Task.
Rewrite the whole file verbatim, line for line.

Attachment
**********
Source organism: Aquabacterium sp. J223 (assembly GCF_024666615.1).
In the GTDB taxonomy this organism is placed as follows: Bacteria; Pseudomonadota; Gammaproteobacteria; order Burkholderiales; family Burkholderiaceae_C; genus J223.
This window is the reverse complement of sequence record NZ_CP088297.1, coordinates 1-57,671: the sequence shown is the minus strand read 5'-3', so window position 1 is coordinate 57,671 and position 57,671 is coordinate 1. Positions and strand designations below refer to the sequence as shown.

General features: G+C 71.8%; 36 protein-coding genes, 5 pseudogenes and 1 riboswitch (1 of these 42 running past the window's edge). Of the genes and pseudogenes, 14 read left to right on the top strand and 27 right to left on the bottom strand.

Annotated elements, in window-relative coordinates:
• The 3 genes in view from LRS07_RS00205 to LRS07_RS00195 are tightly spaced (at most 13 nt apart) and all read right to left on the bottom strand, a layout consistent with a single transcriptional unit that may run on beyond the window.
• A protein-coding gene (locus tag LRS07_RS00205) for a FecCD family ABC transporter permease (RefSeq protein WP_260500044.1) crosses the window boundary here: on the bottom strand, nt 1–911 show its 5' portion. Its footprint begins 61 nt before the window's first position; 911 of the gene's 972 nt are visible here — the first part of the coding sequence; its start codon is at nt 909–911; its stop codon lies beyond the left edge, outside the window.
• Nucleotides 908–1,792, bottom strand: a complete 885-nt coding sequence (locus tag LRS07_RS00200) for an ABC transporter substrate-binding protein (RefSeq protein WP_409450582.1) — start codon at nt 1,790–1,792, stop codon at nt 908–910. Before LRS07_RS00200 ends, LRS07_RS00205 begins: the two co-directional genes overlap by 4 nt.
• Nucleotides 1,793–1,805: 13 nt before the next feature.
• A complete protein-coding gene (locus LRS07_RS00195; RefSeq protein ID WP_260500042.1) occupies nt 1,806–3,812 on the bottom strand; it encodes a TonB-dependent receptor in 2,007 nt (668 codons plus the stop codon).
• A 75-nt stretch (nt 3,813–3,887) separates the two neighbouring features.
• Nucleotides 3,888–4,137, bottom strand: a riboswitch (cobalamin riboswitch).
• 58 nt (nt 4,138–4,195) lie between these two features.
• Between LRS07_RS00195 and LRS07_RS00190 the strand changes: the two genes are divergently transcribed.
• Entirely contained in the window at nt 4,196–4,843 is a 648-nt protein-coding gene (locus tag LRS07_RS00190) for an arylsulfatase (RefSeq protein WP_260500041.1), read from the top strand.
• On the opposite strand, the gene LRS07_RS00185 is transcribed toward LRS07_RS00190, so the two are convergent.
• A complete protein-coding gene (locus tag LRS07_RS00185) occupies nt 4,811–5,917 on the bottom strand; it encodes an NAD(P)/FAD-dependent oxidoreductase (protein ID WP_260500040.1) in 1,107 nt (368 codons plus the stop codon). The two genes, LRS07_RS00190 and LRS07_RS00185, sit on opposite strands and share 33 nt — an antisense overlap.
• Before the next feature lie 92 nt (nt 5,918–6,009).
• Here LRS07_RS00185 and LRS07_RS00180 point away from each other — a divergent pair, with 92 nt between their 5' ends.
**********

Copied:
Source organism: Aquabacterium sp. J223 (assembly GCF_024666615.1).
In the GTDB taxonomy this organism is placed as follows: Bacteria; Pseudomonadota; Gammaproteobacteria; order Burkholderiales; family Burkholderiaceae_C; genus J223.
This window is the reverse complement of sequence record NZ_CP088297.1, coordinates 1-57,671: the sequence shown is the minus strand read 5'-3', so window position 1 is coordinate 57,671 and position 57,671 is coordinate 1. Positions and strand designations below refer to the sequence as shown.

General features: G+C 71.8%; 36 protein-coding genes, 5 pseudogenes and 1 riboswitch (1 of these 42 running past the window's edge). Of the genes and pseudogenes, 14 read left to right on the top strand and 27 right to left on the bottom strand.

Annotated elements, in window-relative coordinates:
• The 3 genes in view from LRS07_RS00205 to LRS07_RS00195 are tightly spaced (at most 13 nt apart) and all read right to left on the bottom strand, a layout consistent with a single transcriptional unit that may run on beyond the window.
• A protein-coding gene (locus tag LRS07_RS00205) for a FecCD family ABC transporter permease (RefSeq protein WP_260500044.1) crosses the window boundary here: on the bottom strand, nt 1–911 show its 5' portion. Its footprint begins 61 nt before the window's first position; 911 of the gene's 972 nt are visible here — the first part of the coding sequence; its start codon is at nt 909–911; its stop codon lies beyond the left edge, outside the window.
• Nucleotides 908–1,792, bottom strand: a complete 885-nt coding sequence (locus tag LRS07_RS00200) for an ABC transporter substrate-binding protein (RefSeq protein WP_409450582.1) — start codon at nt 1,790–1,792, stop codon at nt 908–910. Before LRS07_RS00200 ends, LRS07_RS00205 begins: the two co-directional genes overlap by 4 nt.
• Nucleotides 1,793–1,805: 13 nt before the next feature.
• A complete protein-coding gene (locus LRS07_RS00195; RefSeq protein ID WP_260500042.1) occupies nt 1,806–3,812 on the bottom strand; it encodes a TonB-dependent receptor in 2,007 nt (668 codons plus the stop codon).
• A 75-nt stretch (nt 3,813–3,887) separates the two neighbouring features.
• Nucleotides 3,888–4,137, bottom strand: a riboswitch (cobalamin riboswitch).
• 58 nt (nt 4,138–4,195) lie between these two features.
• Between LRS07_RS00195 and LRS07_RS00190 the strand changes: the two genes are divergently transcribed.
• Entirely contained in the window at nt 4,196–4,843 is a 648-nt protein-coding gene (locus tag LRS07_RS00190) for an arylsulfatase (RefSeq protein WP_260500041.1), read from the top strand.
• On the opposite strand, the gene LRS07_RS00185 is transcribed toward LRS07_RS00190, so the two are convergent.
• A complete protein-coding gene (locus tag LRS07_RS00185) occupies nt 4,811–5,917 on the bottom strand; it encodes an NAD(P)/FAD-dependent oxidoreductase (protein ID WP_260500040.1) in 1,107 nt (368 codons plus the stop codon). The two genes, LRS07_RS00190 and LRS07_RS00185, sit on opposite strands and share 33 nt — an antisense overlap.
• Before the next feature lie 92 nt (nt 5,918–6,009).
• Here LRS07_RS00185 and LRS07_RS00180 point away from each other — a divergent pair, with 92 nt between their 5' ends.